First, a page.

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The CPPP explains (again!) why Phil King’s sales tax swap is a bad idea

Since State Rep. Phil King has once again raised the awful idea of massively hiking sales taxes in order to reduce property taxes, the CPPP has once again swung into action to explain why it’s so dumb (PDF) to do this.

Public education is the foundation of our democracy and the engine of our economy. Texans have a collective responsibility to ensure that public education is adequately supported. This responsibility needs to be fairly distributed among Texas families in a way that supports economic growth. Recently, some have proposed that Texas replace local school property taxes by increasing the rate of the state sales tax or expanding the sales tax to more goods and services. Such a tax swap would be a bad deal for businesses, families, and public education. 1) The swap would make Texas businesses less competitive because the higher sales tax would raise the cost of Texas goods and services. 2) Taxes on most Texas families–including middle-class families–would actually go up. Only the wealthiest families would see a tax reduction. 3) At the same time, public education would be hurt. Schools would have one source of revenue, sales, which is less stable than property. With the state paying all the bills, more decisions would be made in Austin, and the link between local taxpayers and public schools would be broken. In addition, local communities could no longer supplement the basic education provided by the state.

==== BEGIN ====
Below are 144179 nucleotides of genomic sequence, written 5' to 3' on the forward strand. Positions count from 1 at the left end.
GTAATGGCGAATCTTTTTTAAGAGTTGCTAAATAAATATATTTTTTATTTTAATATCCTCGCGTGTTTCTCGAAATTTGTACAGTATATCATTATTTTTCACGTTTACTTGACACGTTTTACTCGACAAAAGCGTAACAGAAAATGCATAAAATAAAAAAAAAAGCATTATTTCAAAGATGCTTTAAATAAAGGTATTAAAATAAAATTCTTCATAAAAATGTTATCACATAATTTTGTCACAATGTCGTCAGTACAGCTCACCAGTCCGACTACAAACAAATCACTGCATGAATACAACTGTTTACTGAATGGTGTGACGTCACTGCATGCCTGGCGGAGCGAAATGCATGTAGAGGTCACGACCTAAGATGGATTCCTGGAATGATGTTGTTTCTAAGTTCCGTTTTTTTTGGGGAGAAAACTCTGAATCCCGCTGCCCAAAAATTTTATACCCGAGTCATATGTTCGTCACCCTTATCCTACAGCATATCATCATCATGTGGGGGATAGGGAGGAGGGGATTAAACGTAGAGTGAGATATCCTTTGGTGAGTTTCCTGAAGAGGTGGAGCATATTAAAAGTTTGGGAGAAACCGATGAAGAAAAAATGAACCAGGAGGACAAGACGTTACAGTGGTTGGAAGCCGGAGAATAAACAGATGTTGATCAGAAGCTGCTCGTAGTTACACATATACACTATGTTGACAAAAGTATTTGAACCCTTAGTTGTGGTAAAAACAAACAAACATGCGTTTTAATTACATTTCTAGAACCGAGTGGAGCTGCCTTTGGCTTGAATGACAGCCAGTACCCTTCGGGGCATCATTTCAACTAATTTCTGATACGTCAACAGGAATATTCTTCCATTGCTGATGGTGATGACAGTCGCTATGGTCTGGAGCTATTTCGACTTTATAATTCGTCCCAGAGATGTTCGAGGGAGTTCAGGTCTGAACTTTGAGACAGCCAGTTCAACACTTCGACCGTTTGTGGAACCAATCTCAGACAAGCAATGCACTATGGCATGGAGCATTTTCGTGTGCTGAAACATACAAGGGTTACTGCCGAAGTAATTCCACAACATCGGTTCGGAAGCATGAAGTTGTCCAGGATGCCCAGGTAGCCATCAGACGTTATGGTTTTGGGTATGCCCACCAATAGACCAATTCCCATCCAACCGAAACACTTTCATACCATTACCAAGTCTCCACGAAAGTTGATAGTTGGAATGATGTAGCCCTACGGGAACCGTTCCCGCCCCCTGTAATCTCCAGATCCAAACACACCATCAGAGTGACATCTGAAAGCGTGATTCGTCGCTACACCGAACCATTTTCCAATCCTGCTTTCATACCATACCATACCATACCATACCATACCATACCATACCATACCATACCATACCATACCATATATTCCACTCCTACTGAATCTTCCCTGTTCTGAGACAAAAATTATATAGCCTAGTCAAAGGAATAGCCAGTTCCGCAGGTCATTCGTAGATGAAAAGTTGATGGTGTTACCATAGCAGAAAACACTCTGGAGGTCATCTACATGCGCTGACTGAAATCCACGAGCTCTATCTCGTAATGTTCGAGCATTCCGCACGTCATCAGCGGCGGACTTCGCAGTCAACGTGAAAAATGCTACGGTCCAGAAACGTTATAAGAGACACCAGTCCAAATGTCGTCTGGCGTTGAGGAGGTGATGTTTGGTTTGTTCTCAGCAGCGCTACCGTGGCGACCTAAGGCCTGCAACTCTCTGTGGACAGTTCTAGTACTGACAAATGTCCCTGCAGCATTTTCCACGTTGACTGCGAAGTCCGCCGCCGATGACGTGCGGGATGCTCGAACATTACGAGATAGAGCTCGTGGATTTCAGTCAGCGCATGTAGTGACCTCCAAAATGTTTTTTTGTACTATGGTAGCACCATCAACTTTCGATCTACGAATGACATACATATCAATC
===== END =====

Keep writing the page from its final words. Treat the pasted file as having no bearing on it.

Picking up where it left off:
Texans need to ask what problem we are trying to fix? Are property taxes too high? Even if Texas eliminated school property taxes, Texas would still have to raise the same amount of tax dollars. Are we worried that some residents aren’t paying their fair share? In fact, everybody pays the property tax either as owners or as renters (with the tax reflected in the rent). Are we worried that property taxes discourage homeownership? Texas already has laws on the books to ensure that property taxes do not undermine homeownership. Are we worried that property taxes don’t corresond to our ability to pay? Generally this is not true, but for those families for which it is true, most states address the problem through a tailored tax break called a circuitbreaker. Texas could provide a circuitbreaker too. As we discuss in this paper, trading property taxes for sales taxes does not solve any real problems, but it does create some.

Read the whole thing and remember that in the end, the overall tax level won’t be reduced under this scheme, it will be redistributed. And unless you’ve got an expensive house, you will be one of the 90% or so of Texans who will be on the losing end of that redistribution. On top of all that, as Burka points out, this would be devastating to the public schools. Which, as he also notes, is the whole point of King’s plan. Link via Eye on Williamson.

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